Letter designated Box 12-428 was found enclosed in same envelope at Whitehern Archives.Box 12-432 TO REV. CALVIN MCQUESTEN, B.A. from his mother, Mary Baker McQuesten
Jun 11 1910 Saturday [approximate date]
To: Calvin McQuesten Glenhurst, Saskatchewan
From: Box 166
Well here we all are except Mary whom we expect to-night. Unfortunately it is just pouring rain. Edna and I came on Thursday, just a beautiful day. The cottage is very nice and comfortable. I have my bed in the sitting-room and I can talk to Ruby whilst I eat my breakfast in bed. Ruby is following Dr. Arnott's prescription and is dieting to see if she can get rid of the acidity. It had helped very much and she is feeling very comfortable, but she only takes hot milk, and a slice of toast, three times a day, and that is very little to build up strength; so I am anxiously awaiting results. She says the fever has been lower since stomach is better, so that is encouraging. Hilda says to tell you what a fine invention were the cases you fixed and Ruby wishes me to thank you for the book you sent on her birth-day and also says how finely the fuchsia is doing, it has thrived greatly and is just a beautiful plant with fine large flowers. The pelargonium also looks healthy.
We had some lovely days this week, but now it is raining again preparing I suppose for to-morrow, have had a succession of wet Sabbaths. Mr. Graham, I saw to-day for the first time, a very nice kind man; he was telling of his visits to Mrs. Thompson the daughter of Sir James Whitney, she left "The Minnewaska" to-day, her case is now hopeless. Mr. Graham had conscientiously gone to read to her and she seems to have been pleased, she is only thirty, has two little children whom she must leave with her father and mother, her husband being a good for nothing, who did not come near her. A brother of Harvey Gunn has come home from the West very ill with some trouble of the spine. A married man but not the doctor who, I saw, married the other day a daughter of Rev. Martin late of Exeter.
Edna is enjoying the change very much, the air gives her such an appetite; she is at present relating tales to Ruby and Hilda and they seem to be in fits of laughter. I am hoping when Mary arrives, she will bring a letter from you, your letters posted on Tuesday 24th did not reach me for 10 days and I suppose it will be the same this time; when you wrote on a Monday I got it the following Monday.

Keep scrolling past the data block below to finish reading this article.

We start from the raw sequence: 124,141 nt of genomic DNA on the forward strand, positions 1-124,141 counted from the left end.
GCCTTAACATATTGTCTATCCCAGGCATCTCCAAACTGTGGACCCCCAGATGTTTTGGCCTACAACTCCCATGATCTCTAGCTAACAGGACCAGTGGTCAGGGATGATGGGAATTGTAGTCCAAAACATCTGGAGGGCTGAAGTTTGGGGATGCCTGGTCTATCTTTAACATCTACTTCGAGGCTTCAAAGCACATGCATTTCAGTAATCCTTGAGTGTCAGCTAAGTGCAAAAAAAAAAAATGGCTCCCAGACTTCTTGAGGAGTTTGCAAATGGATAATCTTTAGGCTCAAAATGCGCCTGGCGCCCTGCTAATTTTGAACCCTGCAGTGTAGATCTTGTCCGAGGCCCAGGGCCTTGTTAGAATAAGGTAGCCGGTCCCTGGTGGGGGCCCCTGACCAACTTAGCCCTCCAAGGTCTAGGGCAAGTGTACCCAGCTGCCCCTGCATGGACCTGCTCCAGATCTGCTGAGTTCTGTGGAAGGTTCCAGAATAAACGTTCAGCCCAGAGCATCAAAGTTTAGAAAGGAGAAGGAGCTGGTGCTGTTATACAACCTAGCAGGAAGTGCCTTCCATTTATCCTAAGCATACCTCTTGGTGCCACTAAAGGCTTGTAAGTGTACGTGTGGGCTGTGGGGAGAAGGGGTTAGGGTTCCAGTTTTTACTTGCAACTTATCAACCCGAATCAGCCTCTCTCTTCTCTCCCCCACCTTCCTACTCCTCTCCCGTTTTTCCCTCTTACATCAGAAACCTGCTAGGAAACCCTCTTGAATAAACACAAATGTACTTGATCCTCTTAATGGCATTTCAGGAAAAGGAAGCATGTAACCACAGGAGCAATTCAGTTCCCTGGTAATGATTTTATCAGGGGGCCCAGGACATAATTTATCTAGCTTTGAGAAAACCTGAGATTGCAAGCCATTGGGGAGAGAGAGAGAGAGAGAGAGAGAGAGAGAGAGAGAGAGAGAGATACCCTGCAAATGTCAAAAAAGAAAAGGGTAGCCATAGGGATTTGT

The mosquitoes do not trouble us much in the house, but they are swarming outside the netting round the verandah, it is a very cosey one, have only had to use the awning twice since they came up, but needed it very much at those times and it fits perfectly, it was clever of you to take such correct measurements.
Mrs. Thomson fairly loaded us with gifts for Ruby, a lovely green tea-pot with cosey and a beautiful cup and saucer with spoon two fine towels and 2 cakes of sweet soap, a pound of tea, a loaf of her own bread, half-doz. oranges, a pine-apple, a book and a letter, like another Christmas R. thought.
Tom had finished the Exam papers before we left, which was quite a relief. And I had a visit from Mr. Cook one of your Knox Class, he was staying with Mr. Russell of Erskine, who brought him down, he asked what you thought of Williman getting the church?
I am so thankful we were led to take this cottage and get R. away from "The Minnewaska." I only hope her stomach is not ruined already, I think the feeding was not right at all. Before Lady Whitney left, she gave them a regular setting, her daughter was so neglected. Miss Perrot was brought in at the last as a night nurse and she was treated very badly by the others who did not relieve her at all and Mrs. T. could not be left a minute; hers was asthma.
Well, Cal. dear, I hope you are getting along nicely and preaching the forgiveness of sins through the blood of Jesus Christ. A lady asked the other day if Mr. Ketchen was a Unitarian, as he was always preaching about Him as an example. Did you see in a brief editorial on the controversy between Mr. Rohold and a Rabbi a statement that Christians now generally believed, that Jews were saved? Is not that a very extraordinary statement. On wonders what will be said next. All join in best love and hope you are well and happy. With much love
Your loving mother